You spend a lot of time surfing the Internet and working with e-mail. Why not feel sure that you're using the best tools available?
The Web is the one area of technology where free software is almost the norm - and frequently best of class. There are so many free applications out on the Web that help you surf better, work with e-mail better, and also keep your computer safer that the difficulty is in finding the best. While there are plenty of worthy contenders, consensus is moving strongly in favour of the following programmes.
Google made a splash with Gmail (http://www.gmail.com) when it originally announced that users would get a whopping 1 gigabyte of storage space with their Gmail accounts. That amount is now up to 2.6 gigabytes - and growing.
What's even better is that Gmail has overcome the bane of most free e-mail providers: spam. Gmail's built-in anti-spam tools really works - so well, in fact, that many Gmail users consider their Gmail address as their primary e-mail account, since most effective anti- spam tools for traditional e-mail programs are fee-based.
Gmail also now offers POP access, meaning that you can configure and use Outlook, Outlook Express, or other traditional e-mail programs to handle your Gmail. The only downside to the whole Gmail experience is the Google ads you'll see reading your mail on the Gmail site. The ads appear to the right of messages - easy enough to ignore.
If you're like most people, you've probably heard of Mozilla's Firefox (http://www.mozilla.com) - the Web browser that's giving Microsoft's Internet Explorer a run for its money - but you haven't tried it. There's good reason to change that.
Previous browser challengers seem always to have been bested by Internet Explorer in one way or another. But Firefox really is different. It can be an Internet Explorer work-alike for those giving it a whirl - even brining over your Explorer favourites without a hitch.
But the little things are what set Firefox apart. Firefox tends not to get bogged down over time, beset by spyware or other issues that occasionally prevent Internet Explorer from loading pages correctly - or at all. Firefox also prevents Web sites from annoying you. It's easy to configure the browser to block not only pop-up ads but most ads in general. The browser also prevents other tricks - such as "sticky" sites, status bar tickers, or links that hide where they're taking you.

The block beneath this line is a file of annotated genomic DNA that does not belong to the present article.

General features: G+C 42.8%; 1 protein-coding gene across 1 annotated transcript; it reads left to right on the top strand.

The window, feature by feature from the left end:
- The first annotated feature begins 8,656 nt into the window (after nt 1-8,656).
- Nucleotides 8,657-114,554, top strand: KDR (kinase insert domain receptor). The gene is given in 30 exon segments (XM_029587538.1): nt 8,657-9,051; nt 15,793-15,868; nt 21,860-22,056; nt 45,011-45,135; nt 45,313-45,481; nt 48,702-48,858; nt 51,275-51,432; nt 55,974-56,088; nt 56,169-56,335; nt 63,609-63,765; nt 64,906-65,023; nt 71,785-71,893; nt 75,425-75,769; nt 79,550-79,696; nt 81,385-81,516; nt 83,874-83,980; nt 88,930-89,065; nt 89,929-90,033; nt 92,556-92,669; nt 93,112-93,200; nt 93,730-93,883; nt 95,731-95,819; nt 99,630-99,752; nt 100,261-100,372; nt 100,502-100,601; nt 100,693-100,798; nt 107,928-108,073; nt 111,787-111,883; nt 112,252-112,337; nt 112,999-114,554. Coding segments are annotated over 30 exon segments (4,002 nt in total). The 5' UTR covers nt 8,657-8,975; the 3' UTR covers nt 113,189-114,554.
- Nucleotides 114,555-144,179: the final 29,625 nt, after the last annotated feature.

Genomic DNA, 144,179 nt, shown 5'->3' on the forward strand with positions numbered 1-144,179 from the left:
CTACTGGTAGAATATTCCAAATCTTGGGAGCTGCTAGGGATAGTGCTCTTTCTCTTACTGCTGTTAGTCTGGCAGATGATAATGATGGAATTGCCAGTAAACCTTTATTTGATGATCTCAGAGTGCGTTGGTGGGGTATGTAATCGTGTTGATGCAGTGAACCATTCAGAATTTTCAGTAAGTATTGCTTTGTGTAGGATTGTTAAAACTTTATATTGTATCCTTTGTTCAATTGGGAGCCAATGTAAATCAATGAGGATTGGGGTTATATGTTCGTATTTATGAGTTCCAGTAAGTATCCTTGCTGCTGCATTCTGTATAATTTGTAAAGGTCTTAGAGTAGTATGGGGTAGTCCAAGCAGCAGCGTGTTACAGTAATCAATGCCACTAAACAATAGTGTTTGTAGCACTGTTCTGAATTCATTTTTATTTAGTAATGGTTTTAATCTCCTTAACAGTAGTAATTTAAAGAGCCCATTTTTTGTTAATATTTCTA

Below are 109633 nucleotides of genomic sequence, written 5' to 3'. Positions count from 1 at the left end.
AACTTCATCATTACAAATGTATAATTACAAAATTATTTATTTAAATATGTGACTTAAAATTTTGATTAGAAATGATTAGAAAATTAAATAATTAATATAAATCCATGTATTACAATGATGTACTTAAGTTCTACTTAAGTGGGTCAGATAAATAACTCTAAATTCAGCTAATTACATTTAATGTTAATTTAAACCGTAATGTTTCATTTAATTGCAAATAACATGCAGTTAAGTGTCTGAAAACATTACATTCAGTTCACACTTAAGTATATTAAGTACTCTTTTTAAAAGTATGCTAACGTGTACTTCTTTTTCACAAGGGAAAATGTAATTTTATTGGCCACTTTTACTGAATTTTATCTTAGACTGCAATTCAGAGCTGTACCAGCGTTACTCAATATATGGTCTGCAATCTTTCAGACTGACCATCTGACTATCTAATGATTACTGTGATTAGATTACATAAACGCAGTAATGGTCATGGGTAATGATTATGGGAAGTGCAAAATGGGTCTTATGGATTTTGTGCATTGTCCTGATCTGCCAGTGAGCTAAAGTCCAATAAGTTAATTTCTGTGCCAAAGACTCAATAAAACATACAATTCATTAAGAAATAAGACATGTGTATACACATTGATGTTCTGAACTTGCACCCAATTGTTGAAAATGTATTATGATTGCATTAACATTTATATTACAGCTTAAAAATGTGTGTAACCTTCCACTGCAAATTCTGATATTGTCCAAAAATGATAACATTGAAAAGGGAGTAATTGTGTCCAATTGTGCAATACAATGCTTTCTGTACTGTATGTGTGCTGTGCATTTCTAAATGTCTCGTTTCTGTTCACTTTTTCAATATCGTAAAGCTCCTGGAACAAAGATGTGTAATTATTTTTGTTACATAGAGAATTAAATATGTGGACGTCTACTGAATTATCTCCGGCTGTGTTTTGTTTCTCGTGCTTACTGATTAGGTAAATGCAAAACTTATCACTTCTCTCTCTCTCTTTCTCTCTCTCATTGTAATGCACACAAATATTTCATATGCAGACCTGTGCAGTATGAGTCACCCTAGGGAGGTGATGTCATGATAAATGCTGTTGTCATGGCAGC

Firefox is just as smooth and fast as Internet Explorer - and virtually everything can be done with the keyboard as well as with the mouse, making it commendably accessible. The browser is a small download and gets along well on the same system with other browsers, so it's well worth at least a tryout.
Sure, the free Google toolbar has form-filling capabilities, but they're not nearly as nice as those of the veteran RoboForm (http://www.roboform.com). With RoboForm you get more sophisticated form recognition - sometimes Google's form-filler toolbar function refuses to recognise legitimate Web forms - and a host of other Web- related time-savers. Among them is a password vault, complete with encryption, phishing fighters, backup ability, and synchronisation. Add in the ability to define custom field names that the normal form filler might not recognise, and you have a power-packed tool that no Web browser should be without.
It's been a while since a world-class e-mail program has come along to challenge the likes of Microsoft's Outlook and Outlook Express. That's what we have, though, in Mozilla's Thunderbird (http://www.mozilla.org/products/thunderbird), which does for free most of what users like about Microsoft's expensive Outlook programme.
While few complain about the full-fledged Outlook, its best e-mail handling features are matched by Thunderbird. Thunderbird is just as intuitive and provides users with effective anti-spam technology that doesn't require registering to keep current. Thunderbird is strong on search and, like Outlook Express, has a built-in newsreader. Thunderbird actually bests Outlook with its sophisticated RSS feed handling. RSS feeds can be delivered directly to your inbox.
The other usual must-have e-mail capabilities - spell check, anti- phishing controls, and easy configuration - are present as well.
StartUp Monitor (http://www.mlin.net/StartupMonitor.shtml) is not necessarily a application only for Web users, but it is one that can help you prevent your Windows computer - and your Internet browsing - from slowing down over time.
The main culprit behind Windows computer that become slower are startup programs - little applications that insert themselves into your Windows startup procedure and remain there the entire time your computer is on. Although small, these applications can have a big impact on performance, as they chew up valuable clock cycles and, along with other startup programs, eventually degrade performance of your entire PC.
Startup Monitor sits quietly in the background and warns you whenever a program tries to install itself as a startup process. You'll have the option to allow the process or deny it.
The landscape of free software is constantly changing. Some programs cease to be developed and others go to more of a fee-based system. But the programs here are likely to remain free - and supported - for some time, since they're created by large companies with diverse revenue streams and built on a principle innovation at no cost to the end user.